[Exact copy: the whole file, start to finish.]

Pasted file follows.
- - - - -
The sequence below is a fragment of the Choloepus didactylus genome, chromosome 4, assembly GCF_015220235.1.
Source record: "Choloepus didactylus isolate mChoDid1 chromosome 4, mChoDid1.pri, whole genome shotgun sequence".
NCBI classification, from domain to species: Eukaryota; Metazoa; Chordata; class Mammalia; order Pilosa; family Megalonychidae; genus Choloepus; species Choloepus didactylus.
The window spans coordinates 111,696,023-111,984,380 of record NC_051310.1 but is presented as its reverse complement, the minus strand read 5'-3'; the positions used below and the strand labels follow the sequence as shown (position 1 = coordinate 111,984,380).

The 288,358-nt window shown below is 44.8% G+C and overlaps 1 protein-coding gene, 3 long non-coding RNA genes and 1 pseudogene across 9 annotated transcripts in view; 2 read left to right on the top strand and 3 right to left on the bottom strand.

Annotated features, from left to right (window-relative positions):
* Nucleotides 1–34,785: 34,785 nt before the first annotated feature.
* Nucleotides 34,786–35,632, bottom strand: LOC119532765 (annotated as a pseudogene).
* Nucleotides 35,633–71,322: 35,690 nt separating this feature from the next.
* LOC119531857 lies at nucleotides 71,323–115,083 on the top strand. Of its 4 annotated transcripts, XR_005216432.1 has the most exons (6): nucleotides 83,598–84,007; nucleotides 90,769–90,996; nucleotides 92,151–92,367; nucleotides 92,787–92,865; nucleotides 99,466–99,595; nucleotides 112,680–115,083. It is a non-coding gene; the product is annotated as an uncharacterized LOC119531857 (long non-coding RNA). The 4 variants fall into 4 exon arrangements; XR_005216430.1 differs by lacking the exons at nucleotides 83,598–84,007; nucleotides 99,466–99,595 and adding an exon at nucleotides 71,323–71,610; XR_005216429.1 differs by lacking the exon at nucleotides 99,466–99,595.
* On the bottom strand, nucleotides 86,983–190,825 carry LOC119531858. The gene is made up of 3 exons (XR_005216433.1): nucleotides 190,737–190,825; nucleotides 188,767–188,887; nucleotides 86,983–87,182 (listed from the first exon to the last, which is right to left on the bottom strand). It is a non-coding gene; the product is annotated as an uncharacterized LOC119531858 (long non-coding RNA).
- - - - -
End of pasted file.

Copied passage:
The sequence below is a fragment of the Choloepus didactylus genome, chromosome 4, assembly GCF_015220235.1.
Source record: "Choloepus didactylus isolate mChoDid1 chromosome 4, mChoDid1.pri, whole genome shotgun sequence".
NCBI classification, from domain to species: Eukaryota; Metazoa; Chordata; class Mammalia; order Pilosa; family Megalonychidae; genus Choloepus; species Choloepus didactylus.
The window spans coordinates 111,696,023-111,984,380 of record NC_051310.1 but is presented as its reverse complement, the minus strand read 5'-3'; the positions used below and the strand labels follow the sequence as shown (position 1 = coordinate 111,984,380).

The 288,358-nt window shown below is 44.8% G+C and overlaps 1 protein-coding gene, 3 long non-coding RNA genes and 1 pseudogene across 9 annotated transcripts in view; 2 read left to right on the top strand and 3 right to left on the bottom strand.

Annotated features, from left to right (window-relative positions):
* Nucleotides 1–34,785: 34,785 nt before the first annotated feature.
* Nucleotides 34,786–35,632, bottom strand: LOC119532765 (annotated as a pseudogene).
* Nucleotides 35,633–71,322: 35,690 nt separating this feature from the next.
* LOC119531857 lies at nucleotides 71,323–115,083 on the top strand. Of its 4 annotated transcripts, XR_005216432.1 has the most exons (6): nucleotides 83,598–84,007; nucleotides 90,769–90,996; nucleotides 92,151–92,367; nucleotides 92,787–92,865; nucleotides 99,466–99,595; nucleotides 112,680–115,083. It is a non-coding gene; the product is annotated as an uncharacterized LOC119531857 (long non-coding RNA). The 4 variants fall into 4 exon arrangements; XR_005216430.1 differs by lacking the exons at nucleotides 83,598–84,007; nucleotides 99,466–99,595 and adding an exon at nucleotides 71,323–71,610; XR_005216429.1 differs by lacking the exon at nucleotides 99,466–99,595.
* On the bottom strand, nucleotides 86,983–190,825 carry LOC119531858. The gene is made up of 3 exons (XR_005216433.1): nucleotides 190,737–190,825; nucleotides 188,767–188,887; nucleotides 86,983–87,182 (listed from the first exon to the last, which is right to left on the bottom strand). It is a non-coding gene; the product is annotated as an uncharacterized LOC119531858 (long non-coding RNA).